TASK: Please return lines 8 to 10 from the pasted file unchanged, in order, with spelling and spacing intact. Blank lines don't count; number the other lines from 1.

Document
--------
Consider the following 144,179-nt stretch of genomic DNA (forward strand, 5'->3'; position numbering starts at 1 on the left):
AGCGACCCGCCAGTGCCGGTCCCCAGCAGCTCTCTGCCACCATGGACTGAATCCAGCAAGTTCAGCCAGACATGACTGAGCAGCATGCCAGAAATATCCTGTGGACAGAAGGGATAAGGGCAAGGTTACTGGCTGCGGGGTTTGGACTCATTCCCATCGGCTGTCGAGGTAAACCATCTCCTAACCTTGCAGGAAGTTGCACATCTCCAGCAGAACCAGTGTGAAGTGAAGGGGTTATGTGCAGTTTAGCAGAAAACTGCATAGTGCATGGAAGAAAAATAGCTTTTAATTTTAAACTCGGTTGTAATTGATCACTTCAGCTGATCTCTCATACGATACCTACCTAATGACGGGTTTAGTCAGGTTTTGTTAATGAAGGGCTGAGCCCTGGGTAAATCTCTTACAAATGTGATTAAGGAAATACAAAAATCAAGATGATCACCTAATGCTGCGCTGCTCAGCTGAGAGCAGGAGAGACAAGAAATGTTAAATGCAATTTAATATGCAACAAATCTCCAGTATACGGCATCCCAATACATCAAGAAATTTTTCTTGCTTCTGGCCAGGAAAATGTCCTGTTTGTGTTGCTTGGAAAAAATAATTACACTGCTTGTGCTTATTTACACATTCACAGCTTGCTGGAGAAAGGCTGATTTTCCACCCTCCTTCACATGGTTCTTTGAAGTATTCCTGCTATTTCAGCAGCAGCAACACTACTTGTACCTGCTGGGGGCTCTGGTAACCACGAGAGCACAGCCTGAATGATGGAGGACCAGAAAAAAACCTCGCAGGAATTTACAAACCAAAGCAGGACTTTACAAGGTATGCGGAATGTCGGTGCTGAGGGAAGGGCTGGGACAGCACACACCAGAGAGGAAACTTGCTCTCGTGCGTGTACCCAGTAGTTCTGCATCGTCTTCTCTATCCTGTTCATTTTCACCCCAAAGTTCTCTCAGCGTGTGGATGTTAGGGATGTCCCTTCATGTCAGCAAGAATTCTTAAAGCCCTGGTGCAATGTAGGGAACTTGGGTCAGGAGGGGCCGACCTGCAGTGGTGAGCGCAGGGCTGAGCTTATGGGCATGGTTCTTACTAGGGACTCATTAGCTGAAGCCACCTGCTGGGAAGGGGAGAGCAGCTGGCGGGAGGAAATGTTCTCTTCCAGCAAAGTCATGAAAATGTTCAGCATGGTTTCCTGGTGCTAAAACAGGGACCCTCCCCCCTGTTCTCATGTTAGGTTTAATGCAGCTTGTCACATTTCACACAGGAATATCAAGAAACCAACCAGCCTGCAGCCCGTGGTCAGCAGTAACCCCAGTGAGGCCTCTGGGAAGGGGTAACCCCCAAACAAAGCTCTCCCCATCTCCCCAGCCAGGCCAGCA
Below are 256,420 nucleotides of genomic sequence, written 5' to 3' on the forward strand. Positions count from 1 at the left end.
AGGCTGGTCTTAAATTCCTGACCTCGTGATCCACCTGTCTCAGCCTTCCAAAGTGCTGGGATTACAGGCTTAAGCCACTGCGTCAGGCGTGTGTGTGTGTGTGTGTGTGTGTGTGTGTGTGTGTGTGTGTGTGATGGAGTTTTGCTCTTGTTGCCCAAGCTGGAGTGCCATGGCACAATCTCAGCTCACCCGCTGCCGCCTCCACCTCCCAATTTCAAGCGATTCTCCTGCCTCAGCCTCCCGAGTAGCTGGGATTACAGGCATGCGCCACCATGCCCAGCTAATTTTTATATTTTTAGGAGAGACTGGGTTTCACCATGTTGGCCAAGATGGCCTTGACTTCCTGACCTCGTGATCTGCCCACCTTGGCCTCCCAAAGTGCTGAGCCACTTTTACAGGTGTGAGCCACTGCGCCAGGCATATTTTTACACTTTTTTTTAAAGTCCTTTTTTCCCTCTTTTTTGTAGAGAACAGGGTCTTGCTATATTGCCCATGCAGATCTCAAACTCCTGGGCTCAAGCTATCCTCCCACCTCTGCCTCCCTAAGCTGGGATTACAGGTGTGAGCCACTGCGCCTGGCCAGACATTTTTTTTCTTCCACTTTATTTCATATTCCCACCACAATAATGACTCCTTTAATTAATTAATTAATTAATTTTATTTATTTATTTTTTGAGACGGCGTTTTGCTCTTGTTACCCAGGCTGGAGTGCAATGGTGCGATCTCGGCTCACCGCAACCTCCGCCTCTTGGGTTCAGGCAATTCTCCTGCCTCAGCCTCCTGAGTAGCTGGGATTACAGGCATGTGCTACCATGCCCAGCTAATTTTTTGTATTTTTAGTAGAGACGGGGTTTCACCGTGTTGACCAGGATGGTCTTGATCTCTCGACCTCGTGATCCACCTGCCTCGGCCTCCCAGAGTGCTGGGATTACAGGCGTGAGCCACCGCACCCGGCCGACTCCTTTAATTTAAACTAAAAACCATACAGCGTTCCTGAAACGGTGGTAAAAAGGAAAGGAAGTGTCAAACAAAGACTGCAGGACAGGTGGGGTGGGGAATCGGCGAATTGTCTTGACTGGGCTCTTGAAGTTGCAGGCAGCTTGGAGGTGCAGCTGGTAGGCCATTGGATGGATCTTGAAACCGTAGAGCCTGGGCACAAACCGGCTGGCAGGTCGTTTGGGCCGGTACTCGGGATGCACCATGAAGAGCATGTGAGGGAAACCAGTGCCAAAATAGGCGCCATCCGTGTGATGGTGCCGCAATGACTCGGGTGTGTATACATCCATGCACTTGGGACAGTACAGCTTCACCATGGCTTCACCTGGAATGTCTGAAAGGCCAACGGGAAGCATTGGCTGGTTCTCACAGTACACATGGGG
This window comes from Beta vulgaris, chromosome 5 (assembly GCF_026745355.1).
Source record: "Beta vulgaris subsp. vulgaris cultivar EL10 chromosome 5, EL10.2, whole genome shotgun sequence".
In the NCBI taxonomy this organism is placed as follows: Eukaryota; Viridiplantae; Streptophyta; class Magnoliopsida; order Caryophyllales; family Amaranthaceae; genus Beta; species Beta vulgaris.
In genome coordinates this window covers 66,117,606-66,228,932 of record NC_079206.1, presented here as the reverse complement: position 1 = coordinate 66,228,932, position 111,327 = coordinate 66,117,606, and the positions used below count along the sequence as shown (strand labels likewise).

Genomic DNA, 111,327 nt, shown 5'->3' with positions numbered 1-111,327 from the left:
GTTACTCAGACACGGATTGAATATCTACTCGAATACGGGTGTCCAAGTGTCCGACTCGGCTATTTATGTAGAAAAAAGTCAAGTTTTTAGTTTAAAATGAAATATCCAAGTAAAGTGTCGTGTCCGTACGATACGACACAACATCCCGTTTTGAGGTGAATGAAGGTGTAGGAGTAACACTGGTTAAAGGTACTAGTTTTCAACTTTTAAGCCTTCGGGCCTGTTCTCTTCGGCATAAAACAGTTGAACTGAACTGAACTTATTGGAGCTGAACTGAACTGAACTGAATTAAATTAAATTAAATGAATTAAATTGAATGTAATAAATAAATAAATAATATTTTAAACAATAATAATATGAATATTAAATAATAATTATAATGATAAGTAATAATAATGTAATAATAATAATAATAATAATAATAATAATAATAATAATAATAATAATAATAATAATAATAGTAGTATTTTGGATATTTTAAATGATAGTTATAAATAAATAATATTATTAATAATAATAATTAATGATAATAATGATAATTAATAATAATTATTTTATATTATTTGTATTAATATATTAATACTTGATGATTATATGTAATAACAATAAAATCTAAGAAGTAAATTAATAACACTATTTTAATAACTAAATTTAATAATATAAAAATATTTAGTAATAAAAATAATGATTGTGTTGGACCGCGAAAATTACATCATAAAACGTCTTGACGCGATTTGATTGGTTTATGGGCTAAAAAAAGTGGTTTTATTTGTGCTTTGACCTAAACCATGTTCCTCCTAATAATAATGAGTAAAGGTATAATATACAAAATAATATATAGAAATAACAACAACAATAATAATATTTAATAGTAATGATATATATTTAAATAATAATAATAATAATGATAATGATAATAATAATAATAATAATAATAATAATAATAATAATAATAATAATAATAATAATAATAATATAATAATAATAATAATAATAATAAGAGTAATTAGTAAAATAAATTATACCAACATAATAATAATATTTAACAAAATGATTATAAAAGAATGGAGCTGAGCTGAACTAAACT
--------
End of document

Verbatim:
In genome coordinates this window covers 66,117,606-66,228,932 of record NC_079206.1, presented here as the reverse complement: position 1 = coordinate 66,228,932, position 111,327 = coordinate 66,117,606, and the positions used below count along the sequence as shown (strand labels likewise).

Genomic DNA, 111,327 nt, shown 5'->3' with positions numbered 1-111,327 from the left:
GTTACTCAGACACGGATTGAATATCTACTCGAATACGGGTGTCCAAGTGTCCGACTCGGCTATTTATGTAGAAAAAAGTCAAGTTTTTAGTTTAAAATGAAATATCCAAGTAAAGTGTCGTGTCCGTACGATACGACACAACATCCCGTTTTGAGGTGAATGAAGGTGTAGGAGTAACACTGGTTAAAGGTACTAGTTTTCAACTTTTAAGCCTTCGGGCCTGTTCTCTTCGGCATAAAACAGTTGAACTGAACTGAACTTATTGGAGCTGAACTGAACTGAACTGAATTAAATTAAATTAAATGAATTAAATTGAATGTAATAAATAAATAAATAATATTTTAAACAATAATAATATGAATATTAAATAATAATTATAATGATAAGTAATAATAATGTAATAATAATAATAATAATAATAATAATAATAATAATAATAATAATAATAATAATAATAATAGTAGTATTTTGGATATTTTAAATGATAGTTATAAATAAATAATATTATTAATAATAATAATTAATGATAATAATGATAATTAATAATAATTATTTTATATTATTTGTATTAATATATTAATACTTGATGATTATATGTAATAACAATAAAATCTAAGAAGTAAATTAATAACACTATTTTAATAACTAAATTTAATAATATAAAAATATTTAGTAATAAAAATAATGATTGTGTTGGACCGCGAAAATTACATCATAAAACGTCTTGACGCGATTTGATTGGTTTATGGGCTAAAAAAAGTGGTTTTATTTGTGCTTTGACCTAAACCATGTTCCTCCTAATAATAATGAGTAAAGGTATAATATACAAAATAATATATAGAAATAACAACAACAATAATAATATTTAATAGTAATGATATATATTTAAATAATAATAATAATAATGATAATGATAATAATAATAATAATAATAATAATAATAATAATAATAATAATAATAATAATAATAATAATATAATAATAATAATAATAATAATAAGAGTAATTAGTAAAATAAATTATACCAACATAATAATAATATTTAACAAAATGATTATAAAAGAATGGAGCTGAGCTGAACTAAACT